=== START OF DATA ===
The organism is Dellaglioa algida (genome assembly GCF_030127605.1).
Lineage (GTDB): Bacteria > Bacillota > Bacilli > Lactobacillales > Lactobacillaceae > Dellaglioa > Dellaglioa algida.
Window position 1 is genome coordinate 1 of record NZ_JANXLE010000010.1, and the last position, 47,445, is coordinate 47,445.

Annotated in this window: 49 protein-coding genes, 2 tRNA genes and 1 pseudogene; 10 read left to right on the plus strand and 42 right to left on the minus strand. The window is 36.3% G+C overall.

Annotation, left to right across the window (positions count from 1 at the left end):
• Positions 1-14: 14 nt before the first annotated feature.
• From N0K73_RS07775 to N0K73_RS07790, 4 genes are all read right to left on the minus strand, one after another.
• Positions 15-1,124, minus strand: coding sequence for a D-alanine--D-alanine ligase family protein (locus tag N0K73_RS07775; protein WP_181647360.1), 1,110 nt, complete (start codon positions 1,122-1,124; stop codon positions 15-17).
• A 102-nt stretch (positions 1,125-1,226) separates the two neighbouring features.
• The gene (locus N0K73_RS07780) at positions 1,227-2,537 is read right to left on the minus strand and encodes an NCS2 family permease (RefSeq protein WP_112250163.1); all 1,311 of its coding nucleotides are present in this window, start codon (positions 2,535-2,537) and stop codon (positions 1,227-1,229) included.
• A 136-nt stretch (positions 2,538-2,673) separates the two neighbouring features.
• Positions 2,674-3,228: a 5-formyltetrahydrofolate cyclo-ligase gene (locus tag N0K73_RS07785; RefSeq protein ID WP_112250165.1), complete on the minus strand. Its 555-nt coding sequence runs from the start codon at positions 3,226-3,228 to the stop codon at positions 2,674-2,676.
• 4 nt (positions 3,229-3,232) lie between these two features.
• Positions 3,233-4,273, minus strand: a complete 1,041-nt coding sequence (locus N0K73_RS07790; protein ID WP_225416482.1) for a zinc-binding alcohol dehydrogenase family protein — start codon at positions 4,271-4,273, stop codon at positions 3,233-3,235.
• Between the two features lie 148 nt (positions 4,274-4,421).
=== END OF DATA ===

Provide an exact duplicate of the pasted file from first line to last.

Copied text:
The organism is Dellaglioa algida (genome assembly GCF_030127605.1).
Lineage (GTDB): Bacteria > Bacillota > Bacilli > Lactobacillales > Lactobacillaceae > Dellaglioa > Dellaglioa algida.
Window position 1 is genome coordinate 1 of record NZ_JANXLE010000010.1, and the last position, 47,445, is coordinate 47,445.

Annotated in this window: 49 protein-coding genes, 2 tRNA genes and 1 pseudogene; 10 read left to right on the plus strand and 42 right to left on the minus strand. The window is 36.3% G+C overall.

Annotation, left to right across the window (positions count from 1 at the left end):
• Positions 1-14: 14 nt before the first annotated feature.
• From N0K73_RS07775 to N0K73_RS07790, 4 genes are all read right to left on the minus strand, one after another.
• Positions 15-1,124, minus strand: coding sequence for a D-alanine--D-alanine ligase family protein (locus tag N0K73_RS07775; protein WP_181647360.1), 1,110 nt, complete (start codon positions 1,122-1,124; stop codon positions 15-17).
• A 102-nt stretch (positions 1,125-1,226) separates the two neighbouring features.
• The gene (locus N0K73_RS07780) at positions 1,227-2,537 is read right to left on the minus strand and encodes an NCS2 family permease (RefSeq protein WP_112250163.1); all 1,311 of its coding nucleotides are present in this window, start codon (positions 2,535-2,537) and stop codon (positions 1,227-1,229) included.
• A 136-nt stretch (positions 2,538-2,673) separates the two neighbouring features.
• Positions 2,674-3,228: a 5-formyltetrahydrofolate cyclo-ligase gene (locus tag N0K73_RS07785; RefSeq protein ID WP_112250165.1), complete on the minus strand. Its 555-nt coding sequence runs from the start codon at positions 3,226-3,228 to the stop codon at positions 2,674-2,676.
• 4 nt (positions 3,229-3,232) lie between these two features.
• Positions 3,233-4,273, minus strand: a complete 1,041-nt coding sequence (locus N0K73_RS07790; protein ID WP_225416482.1) for a zinc-binding alcohol dehydrogenase family protein — start codon at positions 4,271-4,273, stop codon at positions 3,233-3,235.
• Between the two features lie 148 nt (positions 4,274-4,421).